Today I want to talk to you about forcing decisions and how you can use the concept to gain a strategic advantage in your infosec work.
Over the past few years, the Golden State Warriors have revolutionized the game of basketball while winning two NBA championships and putting up record-setting numbers in a variety of statistical categories. They aren’t just winning, they’re dominating and changing how people approach the game at a fundamental level. There are a lot of reasons for this, but none more apparent than their fast-paced offense that is built around passing.
I recently read an article from ESPN describing how Warriors coach Steve Kerr formulated his offense. The article’s worth reading if you care about basketball, but even if you don’t I think there’s one quote in there that’s relevant beyond basketball. The Warriors star player, Steph Curry, had this to say:
“The main goal is to just make the defense make as many decisions as you can so that they’re going to mess up at some point with all that ball movement and body movement and whatnot.”
The concept is simple but powerful. When a player makes a pass to another player, it forces the five defenders to make a decision and react. There are a lot of variables that have to be considered very quickly.
Now, let’s say that as soon as the second player receives a pass, they make another pass. What happened?
It forces the defense to consider a new set of variables, probably before they’ve had a chance to fully react to the variables encountered from the first pass. This mental reset causes confusion and slows the ability to react with the correct adjustment. Every quick pass compounds the opportunity for confusion. The Warriors rely on this to succeed, and it’s one of the reasons they track their passes per game statistic aggressively.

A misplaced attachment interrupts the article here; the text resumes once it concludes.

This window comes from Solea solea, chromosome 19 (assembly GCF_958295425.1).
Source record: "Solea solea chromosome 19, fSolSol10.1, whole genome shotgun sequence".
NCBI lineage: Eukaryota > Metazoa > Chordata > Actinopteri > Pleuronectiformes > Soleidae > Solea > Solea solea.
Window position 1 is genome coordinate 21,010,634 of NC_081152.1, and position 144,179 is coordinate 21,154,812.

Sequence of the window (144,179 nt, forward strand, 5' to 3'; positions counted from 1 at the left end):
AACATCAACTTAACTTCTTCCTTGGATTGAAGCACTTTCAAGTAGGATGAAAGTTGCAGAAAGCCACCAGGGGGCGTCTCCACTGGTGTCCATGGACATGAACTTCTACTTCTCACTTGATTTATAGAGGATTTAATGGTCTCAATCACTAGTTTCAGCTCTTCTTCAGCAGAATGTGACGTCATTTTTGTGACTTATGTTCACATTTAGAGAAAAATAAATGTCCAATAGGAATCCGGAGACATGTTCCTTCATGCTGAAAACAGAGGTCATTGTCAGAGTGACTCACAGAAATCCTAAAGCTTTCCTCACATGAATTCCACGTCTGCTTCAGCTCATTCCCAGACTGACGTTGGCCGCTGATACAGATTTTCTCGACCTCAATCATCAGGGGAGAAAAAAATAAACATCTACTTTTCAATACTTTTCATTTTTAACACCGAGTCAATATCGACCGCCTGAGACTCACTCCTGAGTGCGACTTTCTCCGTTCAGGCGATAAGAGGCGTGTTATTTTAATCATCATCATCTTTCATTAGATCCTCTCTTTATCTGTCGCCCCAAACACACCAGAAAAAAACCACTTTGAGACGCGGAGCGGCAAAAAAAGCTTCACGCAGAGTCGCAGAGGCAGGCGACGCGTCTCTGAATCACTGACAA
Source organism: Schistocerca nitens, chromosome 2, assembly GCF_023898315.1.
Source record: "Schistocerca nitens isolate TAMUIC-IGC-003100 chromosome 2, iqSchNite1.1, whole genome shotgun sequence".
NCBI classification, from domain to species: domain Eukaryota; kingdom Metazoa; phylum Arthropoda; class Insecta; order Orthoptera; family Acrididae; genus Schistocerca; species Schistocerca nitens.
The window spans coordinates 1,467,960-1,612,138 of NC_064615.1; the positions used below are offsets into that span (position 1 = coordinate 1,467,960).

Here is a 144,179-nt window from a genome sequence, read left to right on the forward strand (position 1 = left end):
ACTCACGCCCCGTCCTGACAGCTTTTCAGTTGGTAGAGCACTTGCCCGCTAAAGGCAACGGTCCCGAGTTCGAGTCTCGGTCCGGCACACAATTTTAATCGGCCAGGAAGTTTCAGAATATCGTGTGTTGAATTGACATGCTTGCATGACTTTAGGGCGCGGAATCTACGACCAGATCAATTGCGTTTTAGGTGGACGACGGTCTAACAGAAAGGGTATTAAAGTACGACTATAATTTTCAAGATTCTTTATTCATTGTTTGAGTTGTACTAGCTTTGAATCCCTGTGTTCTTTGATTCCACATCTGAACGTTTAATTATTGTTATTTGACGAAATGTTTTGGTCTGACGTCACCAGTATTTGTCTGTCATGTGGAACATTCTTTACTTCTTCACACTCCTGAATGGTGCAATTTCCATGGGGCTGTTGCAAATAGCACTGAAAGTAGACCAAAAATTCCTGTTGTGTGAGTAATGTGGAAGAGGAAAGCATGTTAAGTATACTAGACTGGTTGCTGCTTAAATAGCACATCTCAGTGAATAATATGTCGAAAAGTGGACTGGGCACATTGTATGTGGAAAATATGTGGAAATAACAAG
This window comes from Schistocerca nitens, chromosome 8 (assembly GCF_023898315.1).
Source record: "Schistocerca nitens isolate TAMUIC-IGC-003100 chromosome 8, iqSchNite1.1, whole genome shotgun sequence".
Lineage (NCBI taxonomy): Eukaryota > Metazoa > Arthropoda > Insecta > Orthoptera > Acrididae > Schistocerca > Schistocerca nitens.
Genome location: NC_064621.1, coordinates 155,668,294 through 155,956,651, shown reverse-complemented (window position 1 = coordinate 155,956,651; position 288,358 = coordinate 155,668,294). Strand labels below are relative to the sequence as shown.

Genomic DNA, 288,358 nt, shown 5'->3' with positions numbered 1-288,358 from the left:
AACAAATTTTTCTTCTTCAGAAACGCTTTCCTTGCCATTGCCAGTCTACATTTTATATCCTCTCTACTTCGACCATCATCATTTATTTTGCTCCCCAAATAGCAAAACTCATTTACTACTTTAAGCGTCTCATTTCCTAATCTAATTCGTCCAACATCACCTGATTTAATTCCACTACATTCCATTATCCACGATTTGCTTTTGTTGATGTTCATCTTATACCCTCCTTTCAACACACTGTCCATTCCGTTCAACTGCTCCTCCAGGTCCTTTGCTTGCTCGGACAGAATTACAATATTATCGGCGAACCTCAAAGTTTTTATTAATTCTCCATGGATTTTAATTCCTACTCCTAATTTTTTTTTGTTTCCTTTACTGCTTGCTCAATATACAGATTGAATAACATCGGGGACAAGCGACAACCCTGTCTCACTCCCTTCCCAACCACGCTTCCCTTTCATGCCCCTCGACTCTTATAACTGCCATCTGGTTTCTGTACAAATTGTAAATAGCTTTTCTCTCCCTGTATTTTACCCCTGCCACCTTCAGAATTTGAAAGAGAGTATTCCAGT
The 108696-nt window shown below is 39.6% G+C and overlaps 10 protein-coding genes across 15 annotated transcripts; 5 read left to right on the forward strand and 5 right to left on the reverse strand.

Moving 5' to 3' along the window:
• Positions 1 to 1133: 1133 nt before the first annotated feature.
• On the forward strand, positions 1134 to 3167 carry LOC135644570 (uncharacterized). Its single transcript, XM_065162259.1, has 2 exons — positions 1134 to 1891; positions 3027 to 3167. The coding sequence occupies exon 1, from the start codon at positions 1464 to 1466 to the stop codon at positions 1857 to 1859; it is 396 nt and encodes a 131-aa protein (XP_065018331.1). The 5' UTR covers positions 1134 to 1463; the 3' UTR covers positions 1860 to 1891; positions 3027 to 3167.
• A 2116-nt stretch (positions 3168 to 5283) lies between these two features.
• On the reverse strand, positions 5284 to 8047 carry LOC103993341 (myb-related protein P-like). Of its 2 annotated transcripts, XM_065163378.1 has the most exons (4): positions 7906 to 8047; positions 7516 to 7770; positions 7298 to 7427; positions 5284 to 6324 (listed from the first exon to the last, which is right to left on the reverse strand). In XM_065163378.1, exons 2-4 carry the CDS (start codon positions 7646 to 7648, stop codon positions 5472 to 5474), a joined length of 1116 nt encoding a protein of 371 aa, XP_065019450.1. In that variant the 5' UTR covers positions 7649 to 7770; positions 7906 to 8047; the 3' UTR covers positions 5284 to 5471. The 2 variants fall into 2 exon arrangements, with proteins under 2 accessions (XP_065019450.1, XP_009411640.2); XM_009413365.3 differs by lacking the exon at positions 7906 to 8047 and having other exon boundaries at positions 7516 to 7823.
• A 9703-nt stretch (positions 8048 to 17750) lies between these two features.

Watch the guys in blue. Notice how lost they look after the first few passes? They’re lost! A couple of them have basically given up on the play by the time the shot goes up.
Of course, this concept goes well beyond basketball. It relates to all decision-making.
Forcing Attacker Decisions
Any time you make a decision you are processing all available information. Good decision making is based on understanding every variable and having time to thoughtfully process the data. I believe network defenders are in a unique position to force poor attackers into poor decisions.
Home court advantage matters.
The attacker doesn’t know your network. To learn it, they have to go through a period of iterative discovery. An attacker gains access to something, pokes around, gains access to something else, pokes around more, rinse and repeat. The attacker doesn’t know your network, but they will learn it as they move closer to their objective. Each step of discovery provides an opportunity to force decisions through the strategic introduction of information. When this happens, an attacker might do something aggressive enough that it trips a signature, pivot around rapidly and leave a few extra breadcrumbs in your logs, or withdraw completely.
Let’s talk about a few ways you can accomplish this.
Honeypots. I’m not talking about traditional external malware-catching honeypots that we’ve all set up and forgotten about. Production honeypots sit inside the network and are designed to mimic systems, processes, and data. Nobody should ever access these things, so any access constitutes an alert worthy event. Beyond detection, internal honeypots can also serve to confuse attackers and waste their time. Security is an economic problem and when defenders can increase the cost of an attack, this can serve to ward off opportunistic or lesser resourced attackers.